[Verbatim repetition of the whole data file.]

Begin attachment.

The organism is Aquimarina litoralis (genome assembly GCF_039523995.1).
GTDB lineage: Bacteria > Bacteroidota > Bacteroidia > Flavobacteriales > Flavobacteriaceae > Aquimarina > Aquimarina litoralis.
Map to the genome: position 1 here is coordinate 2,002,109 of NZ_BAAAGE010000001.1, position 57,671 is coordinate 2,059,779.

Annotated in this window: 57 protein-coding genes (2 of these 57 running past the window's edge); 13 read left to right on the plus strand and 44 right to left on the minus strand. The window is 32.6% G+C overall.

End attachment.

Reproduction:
The organism is Aquimarina litoralis (genome assembly GCF_039523995.1).
GTDB lineage: Bacteria > Bacteroidota > Bacteroidia > Flavobacteriales > Flavobacteriaceae > Aquimarina > Aquimarina litoralis.
Map to the genome: position 1 here is coordinate 2,002,109 of NZ_BAAAGE010000001.1, position 57,671 is coordinate 2,059,779.

Annotated in this window: 57 protein-coding genes (2 of these 57 running past the window's edge); 13 read left to right on the plus strand and 44 right to left on the minus strand. The window is 32.6% G+C overall.